While voting for politicians who take climate change seriously, driving less and eating local are all valid individual actions, they probably aren't enough, he said.
"This feels bigger than me or you," Kerwin said. "We are so far down the pathway to having an unstable climate system it's difficult to see small changes adding up."
Gifford agrees, saying individual behavior isn't what caused the Marshall Fire and victims should not be blamed. Instead, people need to try to change the systemic and institutional problems that create and perpetuate climate change, she said.
To combat climate change, investing in renewable energy infrastructure and technology to remove carbon dioxide from the air are key steps, as is eliminating subsidies for the fossil fuel industry, she said.
Under pressure from environmentalists and investors as renewable energy gets cheaper and proliferates, the oil and gas industry has been taking some steps to reduce its own emissions. But critics say it's not enough while the products fossil fuel companies sell continue to contribute to a warming planet.
"While some oil and gas companies have taken steps to support efforts to combat climate change, the industry as a whole could play a much more significant role through its engineering capabilities, financial resources and project-management expertise," the International Energy Agency said in 2020.
How can Coloradans protect their homes?
With the conditions ripe for more grassland wildfires near homes along the Front Range, there are some things that residents can do to prepare for the next fire.
A shift from highly flammable suburban residential construction with wood siding and wooden framing could help, Kerwin said. Coloradans in mountain communities have been building with materials such as concrete siding and metal roofing for at least two decades, he said.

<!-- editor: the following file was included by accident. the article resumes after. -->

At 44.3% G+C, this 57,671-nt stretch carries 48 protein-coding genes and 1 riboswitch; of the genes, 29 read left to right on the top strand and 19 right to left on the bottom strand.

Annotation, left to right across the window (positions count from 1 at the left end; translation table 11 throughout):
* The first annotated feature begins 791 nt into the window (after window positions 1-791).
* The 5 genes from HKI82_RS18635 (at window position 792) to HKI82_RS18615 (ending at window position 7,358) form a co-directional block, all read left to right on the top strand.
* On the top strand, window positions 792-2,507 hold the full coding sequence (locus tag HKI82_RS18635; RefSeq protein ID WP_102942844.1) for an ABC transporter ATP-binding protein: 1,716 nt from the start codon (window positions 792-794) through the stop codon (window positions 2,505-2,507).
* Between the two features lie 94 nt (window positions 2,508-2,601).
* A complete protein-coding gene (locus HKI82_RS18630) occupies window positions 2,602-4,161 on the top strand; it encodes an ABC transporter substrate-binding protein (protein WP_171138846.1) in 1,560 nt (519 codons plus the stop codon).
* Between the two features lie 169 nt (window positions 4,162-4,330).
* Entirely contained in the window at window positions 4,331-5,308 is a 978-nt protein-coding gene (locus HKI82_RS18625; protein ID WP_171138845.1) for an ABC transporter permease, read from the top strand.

"As we build back, we need to build back safer," said Carole Walker, executive director of the Rocky Mountain Insurance Information Association. "We need to look at buildings with fire-resistant construction materials and landscape with fire-resistant plants."
As a resource, she points to Wildfire Partners, a Boulder County wildfire mitigation program that helps people identify their property’s fire vulnerabilities and provides financial mitigation assistance.
Amy Bach, executive director of United Policyholders, a consumer advocacy group based in San Francisco, predicts homeowners will rebuild using non-combustible materials like insulated concrete forms with rebar in them.
According to the Colorado Association of Realtors, measures people can take to make their homes fire resistant include:
- Adding a residential fire sprinkler systems
- Using gutter guards or screens to protect the roof
- Using non-combustible fencing
- Keeping vegetation away from windows.
"Fireproof building materials, wildfire-focused urban and suburban development, fuel reduction, prescribed burning measures, and more are being done all over the world to prevent wildfire," Grey said.
NewsBreak Denver news manager Sara Hansen contributed to this report.